Resumen en español En este trabajo se analiza el origen y las relaciones entre travertinos y jasperoides intercalados en rocas volcaniclásticas jurásicas en el distrito argento-aurífero Manantial Espejo, ubicado en el borde sur-occidental del Macizo del Deseado, provincia de Santa Cruz, Argentina. Los cuerpos de travertino constituyen estratos delgados de hasta 60 cm de espesor de calcita micrítica finamente laminada, en ocasiones con estratificación rítmica de calcita y ópalo, asoci (mas) ados a depósitos de tobas de caída y tufitas de ambiente lacustre. En algunos afloramientos, los morfotipos reconocidos revelan que la precipitación del carbonato correspondía a sectores proximales relacionados a geisers y conductos de vapor, los cuales se orientaban a los largo de las fracturas que constituyeron los canales de circulación de fluidos. La posterior silicificación de los niveles carbonáticos produjeron jasperoides que se presentan como cuerpos tabulares subverticales y subhorizontales, estos últimos con características texturales similares a aquellas de sinters. La silicificación se originó tardíamente, posiblemente durante la etapa principal del régimen hidrotermal que generó las vetas portadoras de plata y oro. Los travertinos se formaron en un ambiente de hot spring, relacionado con fracturas de un sistema de cizalla conjugado orientadas entre N 20° a 45° E y N 20° a 40° O y constituyen las evidencias más tempranas de la presencia de un régimen epitermal asociado al proceso volcánico jurásico, en un régimen tectónico distensivo, en Manantial Espejo. Resumen en inglés In the last few years, an intense mining prospecting activity for gold and silver epithermal deposits has been carried out in the Deseado Massif, Argentina. As a result, many hot spring related deposits, of possible Jurassic age, have been detected. This paper describes the mineralogical and textural characteristics as well as the facies of a group of travertine and jasperoid outcrops occurring near the silver-gold carrying lodes in the Manantial Espejo prospect (Schalamu (mas) k et al., 1998). A genetic interpretation of the deposits is done on the basis of their structural, textural, and emplacement characteristics. Their possible relationship with the epithermal mineralization is also considered. The Manantial Espejo district is located on the southwestern area of the Deseado Massif, in the middle of the province of Santa Cruz (Fig.1). The area is almost entirely covered by andesitic and rhyolithic rocks of the Bajo Pobre and Chon Aike Formations, the product of a strong, bimodal volcanic activity of Jurassic age. This volcanic event developed in a back-arc tectonic environment linked to the opening of the Atlantic Ocean (Uliana et al., 1985; Riley et al., 2001). Acidic rocks prevail in the area, consisting on high-grade ignimbrites with ash fall tuffs, tuffites, and hydroclastic breccias (Fig. 2). Among them, the chemical and biogenic carbonate and silica deposits, are present (Fig.3). The travertine mantles can be up to 0.5 m thick and, in most of cases, they overlie tuffite layers. Typically, the rock is laminated in millimetrical to submillimetrical laminae of dense, hard, non porous micritic carbonate, displaying three types of lamination: parallel sub-horizontal; stromatolithic; and, «en echelon» (possibly, a terrace facies, Fig. 4). Sometimes, the laminated structure consists of a rhythmic deposit of calcium carbonate and opal (Figs. 5 a, b), unusual association in hot spring deposits, both recent and fossil (Jones et al., 2000a; Campbell et al., 2002; Canet et al., 2005). A variety of porous travertine, dominated by small, sub-spherical and columnar growths, of the microstromatolithic or the oncoid types. The travertine layers grade laterally to siliceous laminated jasperoids (sensu Spur, 1898 and Lovering, 1972), which make sub-horizontal mantles, 0.5 to 2.0 m thick, with identical sedimentary structures as those of travertines, although they are entirely formed of chalcedony, which is interpreted as the product of replacement of calcite into silica (Fig. 6a, b). Silicification occurred at a later stage, during the intense hydrothermal alteration accompanying the formation of the quartz veins carrying gold and silver. Some jasperoid outcrops show grossly stratified, rounded surfaces with domical structures, forming banks 0.2 to 0.4 m thick, and showing a more or less concentric layout which could correspond to the silicification of bio-built algal structures (Fig. 6b). The occurrence of small vents (Fig. 6e) show the water and steam outlets. Vertical, tabular, laminated bodies, filling fractures of NE-SW strike and slip up to 1,000 m, and 3 m thick (Fig. 6f, h). They are formed of chalcedony, displaying a vertical, banded and, at times, diffuse (Fig. 6g) or breccia like structure. The morphology of the travertines and associated jasperoids in the Manantial Espejo district are compared with travertines or hot spring deposits in general, of Quaternary or Recent (Guo and Riding, 1999; Chafetz and Guidry, 2003; Hancock et al., 1999). The analogies founded allowed to reconstruct, at least in part, the depositional environment of the studied rocks (Fig. 8). The sub-vertical, tabular bodies of banded silica, would correspond to subsurface levels of fissure ridges, where erosion has generally eliminated the surface deposits with sub-horizontal stratification overlying the faults. The northernmost end of the Ayelen Oeste «vein» (Fig. 6h) would correspond to the proximal zone of the discharge channel, very close to the fissure, since part of the sub-horizontal stratification next to the fracture (zone B in Fig. 8). This area represents the most active depositional environment, where the carbonate precipitation rate is higher. Figure 6e shows a fluid outlet vent in a spring zone (zone C, in Fig. 8). The «en echelon» stratification shows very similar characteristics to those of terraces and micro-terraces occurring in modern hot springs. Micro-terraces shown in Figure 5e, found near one of the fissure crests, could correspond to those formed laterally to the outlet channels (D, in Fig. 8). As to that shown in Figure 5f, associated to travertine with sub-horizontal, parallel lamination, could correspond to that formed in the edges of pools. With regard to the parallel lamination of micritic carbonate, occurring in most of the outcrops, it may correspond to the lacustrine rims (sensu Pentecost, 1995). This type of thin lamination, forming laterally extended banks, several tens of decimeters thick, would have formed on depressed surfaces, with a distal position relative to the spring zones. The rhythmic intercalation of thin opal laminae between the calcite layers occurring in some outcrops, reveals temporary changes in the physical-chemical conditions of the mineral precipitation, possibly seasonal temperature fluctuations. Finally, the observed stromatolites and microstromatolites (Fig. 5c, g, h) indicate the presence of microorganisms in the geothermal environment. Although there is no agreement among researchers about the organic or inorganic origin of these morphotypes in geothermal environments, it is admitted that algae and bacteria induce the precipitation of calcium carbonate. The stratigraphic position of the calcareous levels identified in Manantial Espejo show that the hot spring environment began to develop early in the district, associated to an extensional tectonic regime coincident with the La Frisia or Zanjón del Pescado System (Reimer et al., 1996) which caused fracturing (direct faults) N 20° to 45º E, and N 20º to 40° W, as a consequence of aó1 located around 0°. The produced faults, made the main hydrothermal fluid circulation channels (barren) which, after reaching the surface and losing the dissolved CO2, precipitated the calcium carbonate. The migration of the maximum stress (anti clockwise, at 315°) produced a new stress field, the Bajo Grande System (Panza, 1982, 1984) generating direct faulting combined with dextral movement, at a 110° azimuth, cutting and displacing the subvertical travertine bodies. These new fluid circulation channels end up lodging the quartz veins carrying silver and gold.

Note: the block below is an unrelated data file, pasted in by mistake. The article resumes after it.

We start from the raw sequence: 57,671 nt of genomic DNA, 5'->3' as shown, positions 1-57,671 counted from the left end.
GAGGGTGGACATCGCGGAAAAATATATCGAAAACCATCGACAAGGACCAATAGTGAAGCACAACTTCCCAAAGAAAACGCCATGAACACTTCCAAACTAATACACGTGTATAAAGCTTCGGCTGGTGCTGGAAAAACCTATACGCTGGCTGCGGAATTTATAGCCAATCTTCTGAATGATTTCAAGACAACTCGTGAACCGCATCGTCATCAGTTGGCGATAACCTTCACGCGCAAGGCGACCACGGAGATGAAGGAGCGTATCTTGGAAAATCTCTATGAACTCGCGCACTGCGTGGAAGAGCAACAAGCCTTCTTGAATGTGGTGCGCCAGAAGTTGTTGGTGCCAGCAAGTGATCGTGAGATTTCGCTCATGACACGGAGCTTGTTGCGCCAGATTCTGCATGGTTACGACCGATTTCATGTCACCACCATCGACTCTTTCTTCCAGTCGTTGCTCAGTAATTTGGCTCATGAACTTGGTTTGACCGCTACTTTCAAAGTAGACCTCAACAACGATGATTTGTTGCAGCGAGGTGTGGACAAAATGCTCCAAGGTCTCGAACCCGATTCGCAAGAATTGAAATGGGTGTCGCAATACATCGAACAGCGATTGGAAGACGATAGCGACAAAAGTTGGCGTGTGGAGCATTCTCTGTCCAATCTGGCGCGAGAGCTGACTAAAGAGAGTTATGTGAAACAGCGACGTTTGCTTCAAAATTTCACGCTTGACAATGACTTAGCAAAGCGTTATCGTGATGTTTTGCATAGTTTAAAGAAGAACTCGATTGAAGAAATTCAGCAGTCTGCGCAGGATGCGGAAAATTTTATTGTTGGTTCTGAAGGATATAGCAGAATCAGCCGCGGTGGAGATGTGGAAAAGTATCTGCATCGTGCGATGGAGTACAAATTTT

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Online Monitoring of Corrosion in a Liquid-Steam Line Pipe of the Miravalles Geothermal Field/ Monitoreo en Línea de la Corrosión en Tuberías de Flujo Bifásico en el Campo Geotérmico Miravalles